Everyone’s talking about the parking lot that’s been closed for more than two months, disrupting the daily routine that’s disrupted enough even without this new impediment.
They talk about their lost income, wasted time, the unbearable traffic jams, having to leave their cars by the roadside or in the refugee camp’s narrow lanes, and ask: “When will they move the boulders?” Or: “Why don’t they open it?” And some worry, “Maybe it’s permanent?”
Worst of all are the stories of the man who transports cancer patients to and from the West Bank to chemotherapy and radiation treatment at Augusta Victoria Hospital. He describes the suffering of patients who must get out of the vehicle and walk a long distance because he’s not allowed to drive to the checkpoint entrance. They walk in the blazing sun (doctors forbid people receiving radiation treatments to be exposed to the sun), each step increasing their pain and weakening them even more. But, he says, it’s hardest when they return from treatment, their strength drained, stumbling to the vehicle which is forced to wait far away.
“Why do they do that?”, he asks, “How much longer have they to live? Why aren’t they allowed to live what’s left?”
“They’re just intensifying the hatred, continually intensifying the hatred,” said an old acquaintance whose analysis was right on target.
Nor will youths hate less after being caught by Border Police soldiers because they jumped over the separation wall trying to reach jobs in Jerusalem, were brought to the checkpoint and then sent back, humiliated. Nor will the peddler sitting from morning till evening, glad there are new bathroom with shiny new doors, who suggested to an officer emerging from the compound that he hold the keys to the doors and will be responsible for them, to whom the officer rudely replied, “You’re responsible only for your children.”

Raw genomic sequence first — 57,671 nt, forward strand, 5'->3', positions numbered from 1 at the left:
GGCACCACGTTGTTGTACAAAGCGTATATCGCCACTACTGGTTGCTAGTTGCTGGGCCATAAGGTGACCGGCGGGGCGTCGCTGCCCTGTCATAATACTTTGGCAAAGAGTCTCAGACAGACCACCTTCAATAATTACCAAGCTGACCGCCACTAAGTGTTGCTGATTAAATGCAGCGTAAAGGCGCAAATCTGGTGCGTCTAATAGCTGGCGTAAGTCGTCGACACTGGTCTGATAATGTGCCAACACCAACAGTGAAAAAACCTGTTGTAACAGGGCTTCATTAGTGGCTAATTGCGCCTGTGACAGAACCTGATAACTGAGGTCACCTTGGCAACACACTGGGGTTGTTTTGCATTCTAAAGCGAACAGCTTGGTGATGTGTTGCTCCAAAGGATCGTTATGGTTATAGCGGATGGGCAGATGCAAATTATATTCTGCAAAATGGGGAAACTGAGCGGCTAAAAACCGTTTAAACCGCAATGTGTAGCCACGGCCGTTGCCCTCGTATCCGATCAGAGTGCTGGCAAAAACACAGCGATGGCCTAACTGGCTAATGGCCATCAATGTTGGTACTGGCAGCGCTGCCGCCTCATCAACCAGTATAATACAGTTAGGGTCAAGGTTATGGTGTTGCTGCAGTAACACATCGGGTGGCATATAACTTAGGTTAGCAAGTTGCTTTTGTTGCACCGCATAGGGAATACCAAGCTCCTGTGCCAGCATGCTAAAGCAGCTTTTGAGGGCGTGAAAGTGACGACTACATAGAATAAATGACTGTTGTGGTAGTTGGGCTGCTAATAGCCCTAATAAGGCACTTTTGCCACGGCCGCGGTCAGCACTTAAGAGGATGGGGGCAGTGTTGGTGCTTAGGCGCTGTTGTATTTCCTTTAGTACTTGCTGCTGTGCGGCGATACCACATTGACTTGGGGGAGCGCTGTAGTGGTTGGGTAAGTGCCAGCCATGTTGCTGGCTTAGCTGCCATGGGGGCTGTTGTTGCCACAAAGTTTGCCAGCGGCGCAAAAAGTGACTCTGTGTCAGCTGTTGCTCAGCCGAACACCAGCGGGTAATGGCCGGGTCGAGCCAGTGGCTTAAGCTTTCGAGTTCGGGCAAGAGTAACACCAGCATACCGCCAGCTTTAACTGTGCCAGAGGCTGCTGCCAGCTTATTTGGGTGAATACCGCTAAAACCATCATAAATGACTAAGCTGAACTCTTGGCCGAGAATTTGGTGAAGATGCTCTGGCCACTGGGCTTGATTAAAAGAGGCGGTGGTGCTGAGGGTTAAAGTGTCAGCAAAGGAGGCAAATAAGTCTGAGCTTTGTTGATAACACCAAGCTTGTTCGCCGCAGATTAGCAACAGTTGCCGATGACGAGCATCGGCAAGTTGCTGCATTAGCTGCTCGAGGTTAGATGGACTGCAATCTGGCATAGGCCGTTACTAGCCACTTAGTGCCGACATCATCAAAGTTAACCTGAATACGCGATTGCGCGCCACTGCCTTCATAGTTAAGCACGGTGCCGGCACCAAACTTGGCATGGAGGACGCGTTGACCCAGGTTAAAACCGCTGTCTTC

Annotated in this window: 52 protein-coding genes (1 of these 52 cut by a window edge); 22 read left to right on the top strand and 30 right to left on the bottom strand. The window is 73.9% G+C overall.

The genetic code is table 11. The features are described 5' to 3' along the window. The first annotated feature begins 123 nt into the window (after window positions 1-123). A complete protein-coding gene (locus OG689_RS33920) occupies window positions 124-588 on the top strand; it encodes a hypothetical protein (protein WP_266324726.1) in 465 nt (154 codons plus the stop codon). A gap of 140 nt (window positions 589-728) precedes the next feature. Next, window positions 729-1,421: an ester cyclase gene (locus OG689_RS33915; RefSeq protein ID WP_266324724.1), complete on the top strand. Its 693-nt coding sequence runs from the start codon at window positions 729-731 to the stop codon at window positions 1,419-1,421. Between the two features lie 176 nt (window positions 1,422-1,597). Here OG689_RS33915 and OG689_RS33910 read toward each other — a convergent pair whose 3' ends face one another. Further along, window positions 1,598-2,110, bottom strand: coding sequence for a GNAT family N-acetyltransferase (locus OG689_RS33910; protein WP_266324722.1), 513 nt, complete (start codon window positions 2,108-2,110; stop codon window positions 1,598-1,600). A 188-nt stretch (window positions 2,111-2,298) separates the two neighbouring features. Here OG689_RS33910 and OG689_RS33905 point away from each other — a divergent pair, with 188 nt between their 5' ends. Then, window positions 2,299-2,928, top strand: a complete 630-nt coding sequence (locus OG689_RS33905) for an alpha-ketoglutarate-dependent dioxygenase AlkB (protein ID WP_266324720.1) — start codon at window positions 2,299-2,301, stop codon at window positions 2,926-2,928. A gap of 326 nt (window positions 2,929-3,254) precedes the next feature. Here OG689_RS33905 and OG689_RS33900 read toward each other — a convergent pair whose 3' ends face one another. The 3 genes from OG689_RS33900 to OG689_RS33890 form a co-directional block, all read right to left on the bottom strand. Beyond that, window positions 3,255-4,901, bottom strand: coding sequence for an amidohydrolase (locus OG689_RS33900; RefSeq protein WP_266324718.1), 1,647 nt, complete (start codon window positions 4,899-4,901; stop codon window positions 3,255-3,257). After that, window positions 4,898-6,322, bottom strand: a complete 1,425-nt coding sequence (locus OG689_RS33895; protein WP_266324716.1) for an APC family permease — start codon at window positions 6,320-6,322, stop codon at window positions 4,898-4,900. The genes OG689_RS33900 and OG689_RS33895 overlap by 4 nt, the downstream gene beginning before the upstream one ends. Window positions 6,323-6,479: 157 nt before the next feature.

Actually, it’s hard to know just what’s behind the blue doors. Because, even if toilets were installed and connected to flush tanks, and toilet paper and other fixtures provided, we’ve learned from experience that they won’t be accessible to the Palestinians who need them.
Potemkin villages at the Qalandiya checkpoint.
I stopped because of the Border Police soldiers standing next to and opposite the home of the Abu-Khader family in Shu’afat.
Hussein Abu-Khader showed me the memorial erected by the family in memory of their son, Muhammad, who was kidnapped and burned, saying the police came ordering him to dismantle it or they’d demolish it.
Hussein replied that if they demolish it he and his family will come in the middle of the night and build an even larger one in the middle of the road, on the light-rail tracks.
The police left and haven’t yet returned. Which says nothing about their future intentions.
And I think that if they return to demolish it – I want to stand with the Abu-Khader family.
I asked Hussein why there were so many Border Police soldiers around. “Because they killed another one of our children, the boy from Wadi Joz, they’re afraid we’ll make trouble,” he said.
The account of the police’s demand was circulated because of a status Hagai Mattar and I posted, asking for a response from the police, to which it replied that “currently” there are no plans to demolish the monument. The response changed over time. The latest appears in http://bit.ly/1nFkoAc , in Hebrew.
And there is also in English:
ויש גם באנגלית:
ויש גם באנגלית: